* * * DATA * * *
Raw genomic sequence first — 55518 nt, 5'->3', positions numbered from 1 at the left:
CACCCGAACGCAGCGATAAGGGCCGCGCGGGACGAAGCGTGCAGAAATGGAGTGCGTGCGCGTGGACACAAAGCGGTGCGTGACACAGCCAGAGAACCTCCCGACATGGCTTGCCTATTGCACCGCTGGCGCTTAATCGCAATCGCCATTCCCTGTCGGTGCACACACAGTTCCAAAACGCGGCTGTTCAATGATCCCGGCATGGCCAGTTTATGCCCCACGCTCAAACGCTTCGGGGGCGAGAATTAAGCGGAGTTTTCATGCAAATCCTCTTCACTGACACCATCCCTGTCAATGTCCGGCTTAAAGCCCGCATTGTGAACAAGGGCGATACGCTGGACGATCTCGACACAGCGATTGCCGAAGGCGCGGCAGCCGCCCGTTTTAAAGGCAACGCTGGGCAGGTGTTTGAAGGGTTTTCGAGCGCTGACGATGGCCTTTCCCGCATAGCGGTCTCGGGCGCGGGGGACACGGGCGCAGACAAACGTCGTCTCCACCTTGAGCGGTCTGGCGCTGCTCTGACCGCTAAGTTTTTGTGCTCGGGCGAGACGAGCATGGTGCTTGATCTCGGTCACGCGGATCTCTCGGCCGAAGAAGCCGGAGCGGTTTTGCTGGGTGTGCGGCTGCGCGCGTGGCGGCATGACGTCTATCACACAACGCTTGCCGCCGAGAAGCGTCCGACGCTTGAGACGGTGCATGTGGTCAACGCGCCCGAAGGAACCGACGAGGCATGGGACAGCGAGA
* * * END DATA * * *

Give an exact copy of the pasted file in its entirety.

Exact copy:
Raw genomic sequence first — 55518 nt, 5'->3', positions numbered from 1 at the left:
CACCCGAACGCAGCGATAAGGGCCGCGCGGGACGAAGCGTGCAGAAATGGAGTGCGTGCGCGTGGACACAAAGCGGTGCGTGACACAGCCAGAGAACCTCCCGACATGGCTTGCCTATTGCACCGCTGGCGCTTAATCGCAATCGCCATTCCCTGTCGGTGCACACACAGTTCCAAAACGCGGCTGTTCAATGATCCCGGCATGGCCAGTTTATGCCCCACGCTCAAACGCTTCGGGGGCGAGAATTAAGCGGAGTTTTCATGCAAATCCTCTTCACTGACACCATCCCTGTCAATGTCCGGCTTAAAGCCCGCATTGTGAACAAGGGCGATACGCTGGACGATCTCGACACAGCGATTGCCGAAGGCGCGGCAGCCGCCCGTTTTAAAGGCAACGCTGGGCAGGTGTTTGAAGGGTTTTCGAGCGCTGACGATGGCCTTTCCCGCATAGCGGTCTCGGGCGCGGGGGACACGGGCGCAGACAAACGTCGTCTCCACCTTGAGCGGTCTGGCGCTGCTCTGACCGCTAAGTTTTTGTGCTCGGGCGAGACGAGCATGGTGCTTGATCTCGGTCACGCGGATCTCTCGGCCGAAGAAGCCGGAGCGGTTTTGCTGGGTGTGCGGCTGCGCGCGTGGCGGCATGACGTCTATCACACAACGCTTGCCGCCGAGAAGCGTCCGACGCTTGAGACGGTGCATGTGGTCAACGCGCCCGAAGGAACCGACGAGGCATGGGACAGCGAGA